Air conditioning and heating are rarely used at the Summer Beach House, a home in Somers, Australia that uses passive solar principles for thermal comfort year-round. Adrian Bonomi Architect designed this single-story home for a retired couple looking for a compact summer dwelling with a strong connection to the outdoors. To that end, the architects used natural materials in construction and installed ample glazing to take in landscape views.
Designed with strong modernist influences, the Summer Beach House emphasizes clean lines, outdoor living, and a love for midcentury-modern furnishings. Balancing the needs for privacy with the desires of connection to the sky and northern sunlight was a challenge given the narrow plot. The architects managed to satisfy both goals and passive solar orientation by adding a significant setback to the street and enlarging the building in the back.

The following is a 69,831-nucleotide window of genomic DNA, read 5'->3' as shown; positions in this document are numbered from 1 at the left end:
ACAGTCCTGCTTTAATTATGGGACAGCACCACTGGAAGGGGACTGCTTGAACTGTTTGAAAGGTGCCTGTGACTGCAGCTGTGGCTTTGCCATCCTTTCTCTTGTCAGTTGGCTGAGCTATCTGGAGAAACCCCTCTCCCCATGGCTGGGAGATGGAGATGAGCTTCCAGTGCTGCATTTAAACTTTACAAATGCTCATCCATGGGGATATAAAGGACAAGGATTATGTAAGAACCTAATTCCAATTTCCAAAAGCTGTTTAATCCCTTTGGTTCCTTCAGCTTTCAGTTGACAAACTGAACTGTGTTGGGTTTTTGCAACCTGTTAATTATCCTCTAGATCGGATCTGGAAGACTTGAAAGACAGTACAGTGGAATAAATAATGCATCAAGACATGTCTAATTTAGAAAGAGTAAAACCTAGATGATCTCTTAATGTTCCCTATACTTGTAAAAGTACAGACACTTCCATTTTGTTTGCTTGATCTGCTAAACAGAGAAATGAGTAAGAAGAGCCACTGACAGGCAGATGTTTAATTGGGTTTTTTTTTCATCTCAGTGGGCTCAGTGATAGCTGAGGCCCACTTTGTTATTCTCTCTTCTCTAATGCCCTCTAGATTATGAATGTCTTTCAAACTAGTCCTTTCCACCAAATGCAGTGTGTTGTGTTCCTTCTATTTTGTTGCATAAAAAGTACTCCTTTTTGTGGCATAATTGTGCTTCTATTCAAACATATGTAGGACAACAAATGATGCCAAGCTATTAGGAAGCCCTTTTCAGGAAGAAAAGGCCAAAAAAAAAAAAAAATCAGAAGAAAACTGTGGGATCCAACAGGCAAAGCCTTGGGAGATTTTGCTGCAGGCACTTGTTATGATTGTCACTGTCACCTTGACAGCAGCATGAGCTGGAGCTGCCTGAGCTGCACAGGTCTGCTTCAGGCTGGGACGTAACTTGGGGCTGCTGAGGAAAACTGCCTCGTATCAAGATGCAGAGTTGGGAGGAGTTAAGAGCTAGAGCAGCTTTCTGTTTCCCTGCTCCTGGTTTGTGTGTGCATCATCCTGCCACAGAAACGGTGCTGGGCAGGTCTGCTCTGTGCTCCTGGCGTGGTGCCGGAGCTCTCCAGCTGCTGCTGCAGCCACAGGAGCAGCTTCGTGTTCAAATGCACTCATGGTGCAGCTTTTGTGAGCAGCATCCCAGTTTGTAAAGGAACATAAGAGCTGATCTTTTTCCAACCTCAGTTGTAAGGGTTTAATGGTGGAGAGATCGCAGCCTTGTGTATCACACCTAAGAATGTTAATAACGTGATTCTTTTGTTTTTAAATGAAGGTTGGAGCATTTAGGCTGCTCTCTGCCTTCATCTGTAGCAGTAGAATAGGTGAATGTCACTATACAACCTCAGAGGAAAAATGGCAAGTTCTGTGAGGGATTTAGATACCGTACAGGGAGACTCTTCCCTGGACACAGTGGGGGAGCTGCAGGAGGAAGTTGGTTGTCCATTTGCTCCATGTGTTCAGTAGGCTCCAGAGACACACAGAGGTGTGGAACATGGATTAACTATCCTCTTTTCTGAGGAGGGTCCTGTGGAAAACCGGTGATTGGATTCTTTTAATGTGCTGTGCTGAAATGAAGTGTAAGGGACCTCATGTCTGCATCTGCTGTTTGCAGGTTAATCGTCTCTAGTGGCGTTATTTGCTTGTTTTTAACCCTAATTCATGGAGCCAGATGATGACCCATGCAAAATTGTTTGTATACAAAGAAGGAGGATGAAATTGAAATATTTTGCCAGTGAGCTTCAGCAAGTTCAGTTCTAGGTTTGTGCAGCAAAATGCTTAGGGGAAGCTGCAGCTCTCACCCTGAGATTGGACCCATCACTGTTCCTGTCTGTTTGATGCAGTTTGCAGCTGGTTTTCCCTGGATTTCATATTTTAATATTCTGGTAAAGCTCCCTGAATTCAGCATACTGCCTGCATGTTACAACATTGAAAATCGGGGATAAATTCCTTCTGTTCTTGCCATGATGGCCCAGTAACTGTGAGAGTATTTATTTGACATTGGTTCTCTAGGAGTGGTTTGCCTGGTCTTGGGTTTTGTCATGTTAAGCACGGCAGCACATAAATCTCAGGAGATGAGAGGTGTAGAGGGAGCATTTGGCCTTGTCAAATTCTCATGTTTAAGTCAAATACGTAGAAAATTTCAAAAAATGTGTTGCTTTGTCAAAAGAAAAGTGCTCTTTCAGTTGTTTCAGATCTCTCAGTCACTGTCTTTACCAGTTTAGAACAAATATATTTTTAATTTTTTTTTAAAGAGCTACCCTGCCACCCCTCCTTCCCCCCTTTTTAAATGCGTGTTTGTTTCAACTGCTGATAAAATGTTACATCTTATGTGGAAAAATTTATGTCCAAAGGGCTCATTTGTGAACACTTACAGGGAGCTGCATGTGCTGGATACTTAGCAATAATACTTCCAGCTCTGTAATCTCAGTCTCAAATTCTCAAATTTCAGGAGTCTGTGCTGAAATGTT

A natural materials palette of timber, recycled brick, and stone are mainly used in the modern home to complement the surrounding landscape. The home’s envelope of dark stained timber is tempered by liberal use of unpainted wood surfaces in the interior and exterior. Continued use of timber and full-height glazed sliding doors also make the large north-facing veranda feel like a natural extension of the central living area.
“The large verandah maximises outdoor living in colder months while ample shade during the hottest months keeps one comfortable in the heat,” wrote the architects. “Reverse brick veneer construction and a carefully crafted passive solar envelope provides a very comfortable and stable internal living environment.” The dwelling also includes a garden, an artist studio, and a workshop for a music equipment technician.
Images via Ben Hosking